Business and government leaders at the World Economic Forum on the Middle East and North Africa (MENA) called on countries in the region to forge public-private partnerships to drive urgently needed infrastructure development.
Infrastructure development “is a huge opportunity not just because of the high youth unemployment and the need for facilities but because interest rates have been low and there is a surplus in savings,” said meeting co-chair Gordon Brown, who served as British prime minister from 2007 to 2010.
Brown, who is currently chair of the World Economic Forum Global Strategic Infrastructure Initiative, said it was an opportunity to "have a greater impact on the quality of life of people".
MENA countries spend only 5 percent of GDP on infrastructure, compared with 15 percent in China. With oil prices low, governments in the region can divert money that would normally go on energy subsidies to infrastructure development instead, Brown said.
“The main investor in infrastructure in the region is the public sector, but it cannot do it alone,” added Hani Mulki, chief commissioner of the Aqaba Special Economic Zone Authority (ASEZA) in Jordan.
“The main problem is that the private sector is shying away from coming into long-term infrastructure projects.”
Infrastructure development must move forward, despite the geopolitical and economic instability in the region, Mulki told participants.
“We need the political will for these partnerships. We cannot wait for [the conflict with] Daesh (ISIL) to end. We need to get to work.”
Majid Jafar, CEO of Crescent Petroleum in UAE, agreed: “We can’t wait for the stability to make the investments. The investments will lead to the stability.”
Cross-border infrastructure development would offer major benefits to the region, Mulki argued.
“We need to look at projects that transcend boundaries of countries. This will create an interdependent region. That should reduce risk. It would help minimize disparities in income. It would combat terrorism and extremism and, at the same time, provide for transparency.”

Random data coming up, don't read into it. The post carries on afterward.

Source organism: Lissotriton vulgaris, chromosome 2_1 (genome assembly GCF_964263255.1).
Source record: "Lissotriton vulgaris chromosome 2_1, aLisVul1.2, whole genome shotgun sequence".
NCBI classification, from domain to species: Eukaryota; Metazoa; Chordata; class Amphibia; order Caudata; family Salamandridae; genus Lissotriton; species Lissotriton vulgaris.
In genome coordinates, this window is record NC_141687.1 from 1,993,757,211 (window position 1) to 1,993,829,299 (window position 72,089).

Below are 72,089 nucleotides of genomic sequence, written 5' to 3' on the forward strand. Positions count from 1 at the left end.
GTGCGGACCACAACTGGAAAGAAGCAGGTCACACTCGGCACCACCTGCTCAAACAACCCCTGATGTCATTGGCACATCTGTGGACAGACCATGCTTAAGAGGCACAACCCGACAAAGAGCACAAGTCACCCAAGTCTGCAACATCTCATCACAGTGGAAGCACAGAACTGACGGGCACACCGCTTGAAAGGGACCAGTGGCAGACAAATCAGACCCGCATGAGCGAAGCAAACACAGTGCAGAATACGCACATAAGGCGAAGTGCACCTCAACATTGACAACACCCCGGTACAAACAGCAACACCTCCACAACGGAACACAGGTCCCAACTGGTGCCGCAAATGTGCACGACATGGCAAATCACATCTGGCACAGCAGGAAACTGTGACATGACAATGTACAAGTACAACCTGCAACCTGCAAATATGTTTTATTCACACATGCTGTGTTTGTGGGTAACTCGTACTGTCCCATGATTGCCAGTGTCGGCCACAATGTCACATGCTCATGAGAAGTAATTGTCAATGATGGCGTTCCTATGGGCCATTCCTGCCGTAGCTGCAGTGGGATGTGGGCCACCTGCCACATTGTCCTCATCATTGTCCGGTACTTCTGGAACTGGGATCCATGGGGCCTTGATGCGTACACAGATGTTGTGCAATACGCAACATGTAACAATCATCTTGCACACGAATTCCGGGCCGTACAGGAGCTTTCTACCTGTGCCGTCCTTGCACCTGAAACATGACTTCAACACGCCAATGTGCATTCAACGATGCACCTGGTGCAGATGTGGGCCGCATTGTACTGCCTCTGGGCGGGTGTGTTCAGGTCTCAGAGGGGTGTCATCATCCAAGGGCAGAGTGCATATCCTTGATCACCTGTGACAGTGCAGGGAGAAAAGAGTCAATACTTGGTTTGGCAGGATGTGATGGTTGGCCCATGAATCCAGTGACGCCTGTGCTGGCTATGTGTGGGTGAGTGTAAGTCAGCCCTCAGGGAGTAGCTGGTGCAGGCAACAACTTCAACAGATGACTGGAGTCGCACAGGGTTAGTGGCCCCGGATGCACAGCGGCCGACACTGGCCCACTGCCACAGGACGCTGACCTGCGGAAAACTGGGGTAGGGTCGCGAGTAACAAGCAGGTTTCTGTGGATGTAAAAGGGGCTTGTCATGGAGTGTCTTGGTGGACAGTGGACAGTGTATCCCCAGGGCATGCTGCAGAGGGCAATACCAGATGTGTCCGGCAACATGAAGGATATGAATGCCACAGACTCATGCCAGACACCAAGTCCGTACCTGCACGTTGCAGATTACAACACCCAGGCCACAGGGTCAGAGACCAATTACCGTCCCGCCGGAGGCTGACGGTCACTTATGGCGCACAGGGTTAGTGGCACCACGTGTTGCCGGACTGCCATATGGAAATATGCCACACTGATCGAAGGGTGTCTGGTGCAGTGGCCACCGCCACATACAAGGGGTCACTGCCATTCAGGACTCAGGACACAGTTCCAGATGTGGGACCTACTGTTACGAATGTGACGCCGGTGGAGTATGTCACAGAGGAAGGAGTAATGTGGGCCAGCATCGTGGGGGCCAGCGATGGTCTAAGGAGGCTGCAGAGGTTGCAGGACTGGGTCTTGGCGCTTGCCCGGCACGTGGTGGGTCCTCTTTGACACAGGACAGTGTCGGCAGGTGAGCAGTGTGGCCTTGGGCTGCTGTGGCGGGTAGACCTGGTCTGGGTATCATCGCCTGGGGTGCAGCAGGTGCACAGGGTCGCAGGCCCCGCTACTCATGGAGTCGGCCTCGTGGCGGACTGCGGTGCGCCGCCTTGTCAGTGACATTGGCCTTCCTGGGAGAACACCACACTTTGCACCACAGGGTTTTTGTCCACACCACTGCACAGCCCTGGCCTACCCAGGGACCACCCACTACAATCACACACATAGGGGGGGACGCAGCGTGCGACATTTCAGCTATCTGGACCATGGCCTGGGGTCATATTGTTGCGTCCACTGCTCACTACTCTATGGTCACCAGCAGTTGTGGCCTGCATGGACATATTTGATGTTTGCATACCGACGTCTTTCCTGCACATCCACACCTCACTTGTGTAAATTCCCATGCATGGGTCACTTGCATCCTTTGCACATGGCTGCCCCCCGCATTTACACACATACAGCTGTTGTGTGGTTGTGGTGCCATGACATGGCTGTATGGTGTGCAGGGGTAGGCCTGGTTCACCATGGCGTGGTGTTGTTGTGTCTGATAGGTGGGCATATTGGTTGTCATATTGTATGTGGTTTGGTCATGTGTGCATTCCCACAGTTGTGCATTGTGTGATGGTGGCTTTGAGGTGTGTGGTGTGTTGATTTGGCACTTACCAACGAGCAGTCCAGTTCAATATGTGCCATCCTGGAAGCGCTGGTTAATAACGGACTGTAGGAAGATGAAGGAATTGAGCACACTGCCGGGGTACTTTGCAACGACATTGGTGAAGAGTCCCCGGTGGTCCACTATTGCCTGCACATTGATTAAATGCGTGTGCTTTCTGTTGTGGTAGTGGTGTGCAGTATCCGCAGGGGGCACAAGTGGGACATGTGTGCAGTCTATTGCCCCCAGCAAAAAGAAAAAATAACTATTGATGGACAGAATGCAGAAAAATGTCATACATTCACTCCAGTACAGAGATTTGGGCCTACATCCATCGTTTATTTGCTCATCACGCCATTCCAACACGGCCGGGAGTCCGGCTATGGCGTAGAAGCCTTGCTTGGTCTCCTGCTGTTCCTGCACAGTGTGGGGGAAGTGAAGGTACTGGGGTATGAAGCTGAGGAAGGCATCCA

While certain countries, such as Jordan, have shaped frameworks for public-private cooperation on infrastructure, there are significant impediments to regional collaboration.
“We can’t ignore the politics,” Jafar said. “International trust is at its lowest level ever and that is an obstacle to cross-border investments and the multinational cooperation that we say we need.”
MENA economies should focus on infrastructure aimed at meeting basic needs such as water and electricity, said meeting co-chair John Rice, the Hong Kong-based vice-chairman of GE.
He proposed that the World Bank and other international financial institutions relax their lending requirements for projects aimed at the bottom of the pyramid.
“Without sovereign guarantees, I don’t see foreign capital being available [for infrastructure development] at the level close to what is required,” he said.
The World Economic Forum on the Middle East and North Africa closed on Saturday at the Dead Sea in Jordan.
More than 1,000 business and political leaders and representatives of civil society, international organizations, youth and the media from over 50 countries took part under the theme of Creating a Regional Framework for Prosperity and Peace through Public-Private Cooperation.
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